As if There was no Virus
A big question is to what extent the market will await the economic recovery to appear in the data, especially given that additional US unemployment benefits run out at the end of July. It's a heavy week for US economic data leading up to Friday's non-farm payrolls report, expected to show 19.5% unemployment. A new Premium trade was posted earlier before the NY close. Will the undervaluation in European indices relative to their US peers further drive the euro as was the case in 2017? More below. The weekly Premium Video has been posted below, detailing the thinking behind the trade and the accompanying trades.
One way to grasp the divergence between economic data and market performance is simply believing the virus has disappeared. Tuesday was another huge day for risk assets with AUD leading and JPY lagging. The BOC decision will be closely followed with Macklem leading for the first time.
The virus won't last forever. It continues to rage in parts of the world, but the market is acting like it's terminated. Along those lines, there have been good signs. ICU numbers globally are falling even as infections continue. Some say it's a sign of a mutated virus or the effect of low viral loads. In any case, the market is looking to a future where the virus is gone and yet ultra-easy central banks and loose fiscal policy continues. As tough as it is to look past the virus, that's truly what the market is doing.
There was chatter of Congress ready to hash out another stimulus spending bill in light of the current US riots. That speaks to the theme of elevated US government spending and that should spill over into commodities and commodity currencies first. Meanwhile the real economy remain a deep concern despite the ongoing enthusiasm in markets. The May ISM manufacturing index was at 43.1 compared to 43.7 expected; up from 41.5 in April. All the underlying metric showed only modest improvement.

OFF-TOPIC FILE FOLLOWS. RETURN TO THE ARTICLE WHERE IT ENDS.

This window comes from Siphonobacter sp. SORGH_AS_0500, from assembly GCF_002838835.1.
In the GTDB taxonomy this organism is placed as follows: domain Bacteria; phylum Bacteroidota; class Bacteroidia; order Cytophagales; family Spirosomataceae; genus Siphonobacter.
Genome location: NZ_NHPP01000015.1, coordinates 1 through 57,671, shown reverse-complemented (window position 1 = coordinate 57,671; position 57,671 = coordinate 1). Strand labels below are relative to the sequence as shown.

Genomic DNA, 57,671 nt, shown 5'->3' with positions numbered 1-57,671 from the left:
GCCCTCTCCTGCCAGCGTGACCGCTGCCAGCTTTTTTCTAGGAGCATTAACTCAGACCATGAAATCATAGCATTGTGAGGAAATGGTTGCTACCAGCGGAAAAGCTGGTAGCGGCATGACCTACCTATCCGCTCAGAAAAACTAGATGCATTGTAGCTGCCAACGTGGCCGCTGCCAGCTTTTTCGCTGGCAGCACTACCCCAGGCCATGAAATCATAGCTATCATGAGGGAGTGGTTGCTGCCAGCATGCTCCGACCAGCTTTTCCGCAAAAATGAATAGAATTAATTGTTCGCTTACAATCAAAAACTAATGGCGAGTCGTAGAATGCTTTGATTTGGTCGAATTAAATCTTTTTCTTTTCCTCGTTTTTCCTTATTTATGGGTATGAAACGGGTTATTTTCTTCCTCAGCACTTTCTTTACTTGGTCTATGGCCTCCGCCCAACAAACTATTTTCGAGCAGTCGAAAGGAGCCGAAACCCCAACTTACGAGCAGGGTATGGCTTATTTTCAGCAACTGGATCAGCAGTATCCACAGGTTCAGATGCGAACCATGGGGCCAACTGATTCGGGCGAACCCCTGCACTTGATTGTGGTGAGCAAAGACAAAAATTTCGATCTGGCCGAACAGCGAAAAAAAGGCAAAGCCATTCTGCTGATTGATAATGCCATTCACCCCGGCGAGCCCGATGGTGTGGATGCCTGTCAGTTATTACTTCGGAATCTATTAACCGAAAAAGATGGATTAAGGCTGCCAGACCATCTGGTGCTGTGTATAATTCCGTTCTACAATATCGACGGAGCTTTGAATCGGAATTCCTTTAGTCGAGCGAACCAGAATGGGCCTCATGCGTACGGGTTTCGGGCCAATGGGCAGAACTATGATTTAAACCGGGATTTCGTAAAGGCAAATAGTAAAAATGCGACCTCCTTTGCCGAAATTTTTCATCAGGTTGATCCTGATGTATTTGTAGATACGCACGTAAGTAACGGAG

DAX and the Great Catch-upIn equity markets, Europe is playing catch-up to the US indices, with sharp equity market gains. The spill-over to the euro is beginning to percolate. It's tempting to say it can't continue but it goes on day after day. Ashraf raised the question whether market recovery in Europe will intensify to the benefit of the euro as was the case in 2017, following the Eurozone gloom of 2014/2015. Markets await this week's ECB meeting and whether it will committ to higher asset purchases. On Tuesday the moves were spectacular with yen crosses slammed lower and EM currencies soaring, including LatAm currencies where the virus is currently raging.
Obviously the fear is that when everyone piles into the trade it will reverse. Certainly Wednesday's economic data will be another test with ADP employment, the ISM non-manufacturing report and factory orders on the agenda.
Yesterday's RBA decision boosted AUD after Lowe said it's possible the depth of the downturn will be milder that expected. The BOC may strike the same tone on Wednesday at 1400 GMT but the main thing to watch will be Macklem in his first press conference as BOC leader. He already slipped up with a garbled comment about negative rates in his introductory appearance and now the real pressure will be on.
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